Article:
Fortunately, that experiment was not a total failure. Something that happened in the control group (3D culture environment without neural induction) caught our eye. Surprisingly, when cultured on a soft basement membrane gel bed with a 3D matrix overlay, hPSC started to self-organize into cystic structures enclosed by a squamous epithelium, through a continuous tissue thinning process (Movie 1)1. Along with these squamous cysts, we also observed the formation of a small population of “asymmetric cysts”, which feature a thin, squamous epithelium at one side and a thick, columnar epithelium at the other side; in this case, cysts developed through an autonomous symmetry-breaking process (Movie 2)1. Both the squamous and asymmetric cysts, to the best of our knowledge, were new structures generated for the first time in a culture dish at the time. They lit up our excitement and our wonder: What are these structures? Do they resemble any early embryonic structures?
Many guesses were put on the table during our team discussion, but one image seemed to be the key to settle the guessing game. An image found in the Carnegie Collection of Human Embryos (through the Virtual Human Embryo database) clearly showed an asymmetric cystic structure lying at the center of a post-implantation (day 12) human embryo (Figure 1), with a squamous epithelium – the amniotic ectoderm – at its roof side, and a columnar epithelium – the pluripotent epiblast, or embryonic disc – at the floor side, enveloping the amniotic cavity within. This asymmetric amniotic sac will eventually develop into the human embryo, with the enveloping amniotic membrane, and therefore is a key structure for early human embryogenesis. Given the striking morphological similarity between the post-implantation amniotic sac and the asymmetric cyst seen in our engineered soft 3D niche, we could not help but wonder: did we just generate a synthetic human amniotic sac?
Figure 1: (left) Carnegie stage 5c (day 12) human embryo section, showing the amniotic ectoderm and the embryonic disc (pluripotent epiblast). Obtained from the Virtual Human Embryo project database. (right) Phase contrast image showing a representative asymmetric cyst with a distinct bipolar morphological pattern that mirrors the in vivo human amniotic sac.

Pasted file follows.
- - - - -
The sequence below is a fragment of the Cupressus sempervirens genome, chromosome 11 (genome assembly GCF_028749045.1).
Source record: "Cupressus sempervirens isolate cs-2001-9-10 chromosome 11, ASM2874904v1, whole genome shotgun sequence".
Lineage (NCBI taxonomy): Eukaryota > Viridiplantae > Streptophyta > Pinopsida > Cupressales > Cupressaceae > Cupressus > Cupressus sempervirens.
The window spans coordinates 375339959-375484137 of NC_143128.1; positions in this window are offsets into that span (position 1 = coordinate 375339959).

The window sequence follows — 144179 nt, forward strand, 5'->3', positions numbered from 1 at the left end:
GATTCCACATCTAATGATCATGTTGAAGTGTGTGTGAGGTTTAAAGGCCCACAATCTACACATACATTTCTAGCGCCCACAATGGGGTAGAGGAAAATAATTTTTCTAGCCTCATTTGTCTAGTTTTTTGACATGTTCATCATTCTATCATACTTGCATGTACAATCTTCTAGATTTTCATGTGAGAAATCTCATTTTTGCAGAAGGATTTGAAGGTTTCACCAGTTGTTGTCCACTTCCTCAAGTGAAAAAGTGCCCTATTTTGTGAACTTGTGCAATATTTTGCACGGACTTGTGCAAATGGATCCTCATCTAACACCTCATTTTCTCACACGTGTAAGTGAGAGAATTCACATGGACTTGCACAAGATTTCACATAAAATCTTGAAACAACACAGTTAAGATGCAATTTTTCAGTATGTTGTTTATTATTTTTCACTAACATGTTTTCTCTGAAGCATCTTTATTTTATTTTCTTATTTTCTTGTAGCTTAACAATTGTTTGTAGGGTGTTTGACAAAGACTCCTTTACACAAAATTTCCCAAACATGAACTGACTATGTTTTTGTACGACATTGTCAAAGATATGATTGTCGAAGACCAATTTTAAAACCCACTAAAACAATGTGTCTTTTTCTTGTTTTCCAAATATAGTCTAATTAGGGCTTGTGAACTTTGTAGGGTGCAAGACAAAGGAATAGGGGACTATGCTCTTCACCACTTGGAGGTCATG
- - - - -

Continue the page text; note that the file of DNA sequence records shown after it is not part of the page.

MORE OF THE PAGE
Due to the lack of an in vivo dataset of human embryos at the implantation stage, we had to carefully wade through a stream of questions to conclude that “We really synthesized an amniotic sac structure”. With effort and expertise from a group of engineers, biologists, and bioinformaticians, we first demonstrated, to the extent that we could, the molecular similarity between the hPSC-derived squamous epithelium in vitro and first-trimester human amniotic ectoderm in vivo7. This finding was further confirmed by comparing our asymmetric cysts to a new dataset from post-implantation non-human primate embryo8. These results demonstrated that the asymmetric cyst – which we named the post-implantation amniotic sac embryoid, or PASE, shows significant molecular (e.g., asymmetric activation of BMP signaling) and morphological (e.g., bipolar segregation of amniotic ectoderm and epiblast markers) resemblance to the primate post-implantation amniotic sac. Despite these exciting findings, we are still in need of more early amniotic sac datasets to fully understand this embryoid and the extent of its biomimicry.